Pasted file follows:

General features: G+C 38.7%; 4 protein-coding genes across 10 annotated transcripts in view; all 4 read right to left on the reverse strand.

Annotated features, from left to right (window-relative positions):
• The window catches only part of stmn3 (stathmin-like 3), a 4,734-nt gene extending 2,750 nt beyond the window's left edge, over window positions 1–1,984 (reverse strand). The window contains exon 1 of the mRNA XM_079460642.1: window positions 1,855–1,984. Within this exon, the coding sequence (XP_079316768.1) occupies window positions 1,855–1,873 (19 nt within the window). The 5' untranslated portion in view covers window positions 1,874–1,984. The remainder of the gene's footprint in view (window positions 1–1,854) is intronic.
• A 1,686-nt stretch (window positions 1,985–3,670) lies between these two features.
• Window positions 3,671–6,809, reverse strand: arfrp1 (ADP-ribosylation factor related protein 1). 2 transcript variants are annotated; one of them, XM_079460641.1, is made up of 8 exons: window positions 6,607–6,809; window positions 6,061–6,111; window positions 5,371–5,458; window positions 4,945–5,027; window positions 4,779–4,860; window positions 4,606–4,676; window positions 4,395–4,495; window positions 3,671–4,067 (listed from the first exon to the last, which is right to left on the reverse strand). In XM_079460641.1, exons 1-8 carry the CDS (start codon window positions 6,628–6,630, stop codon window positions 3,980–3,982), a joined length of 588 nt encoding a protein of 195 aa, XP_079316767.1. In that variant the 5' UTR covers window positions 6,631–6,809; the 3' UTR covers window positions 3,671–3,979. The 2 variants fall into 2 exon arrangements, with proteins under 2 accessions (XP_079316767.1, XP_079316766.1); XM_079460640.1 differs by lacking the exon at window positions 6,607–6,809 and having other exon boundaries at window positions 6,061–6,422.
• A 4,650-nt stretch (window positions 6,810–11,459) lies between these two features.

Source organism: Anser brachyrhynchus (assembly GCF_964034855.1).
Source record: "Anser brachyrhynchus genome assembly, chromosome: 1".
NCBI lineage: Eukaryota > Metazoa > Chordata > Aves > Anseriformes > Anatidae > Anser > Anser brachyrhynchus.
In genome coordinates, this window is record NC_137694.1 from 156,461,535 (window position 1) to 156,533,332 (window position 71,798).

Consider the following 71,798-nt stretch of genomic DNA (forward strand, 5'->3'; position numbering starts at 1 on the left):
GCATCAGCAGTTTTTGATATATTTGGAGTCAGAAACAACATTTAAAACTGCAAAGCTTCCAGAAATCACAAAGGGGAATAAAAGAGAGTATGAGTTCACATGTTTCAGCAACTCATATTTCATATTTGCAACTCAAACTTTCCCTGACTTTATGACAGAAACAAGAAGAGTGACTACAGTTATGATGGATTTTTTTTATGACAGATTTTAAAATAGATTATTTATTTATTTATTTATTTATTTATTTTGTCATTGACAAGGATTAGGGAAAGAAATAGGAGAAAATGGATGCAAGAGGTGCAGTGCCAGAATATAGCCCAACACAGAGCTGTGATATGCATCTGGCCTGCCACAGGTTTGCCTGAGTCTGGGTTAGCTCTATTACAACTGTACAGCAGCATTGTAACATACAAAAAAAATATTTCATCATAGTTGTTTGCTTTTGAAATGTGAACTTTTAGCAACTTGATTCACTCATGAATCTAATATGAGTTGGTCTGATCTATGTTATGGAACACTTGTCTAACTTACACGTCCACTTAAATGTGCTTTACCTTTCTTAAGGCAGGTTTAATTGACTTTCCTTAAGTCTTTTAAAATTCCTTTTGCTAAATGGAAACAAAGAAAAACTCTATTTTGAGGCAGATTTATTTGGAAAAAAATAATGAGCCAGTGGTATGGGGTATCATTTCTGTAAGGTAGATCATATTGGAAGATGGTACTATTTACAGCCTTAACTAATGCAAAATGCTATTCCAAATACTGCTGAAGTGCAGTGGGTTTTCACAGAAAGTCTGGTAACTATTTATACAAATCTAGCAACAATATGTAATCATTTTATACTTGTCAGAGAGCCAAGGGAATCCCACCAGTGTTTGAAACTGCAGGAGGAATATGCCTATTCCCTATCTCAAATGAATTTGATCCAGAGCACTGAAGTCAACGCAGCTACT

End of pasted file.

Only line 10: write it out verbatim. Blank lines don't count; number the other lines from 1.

In genome coordinates, this window is record NC_137694.1 from 156,461,535 (window position 1) to 156,533,332 (window position 71,798).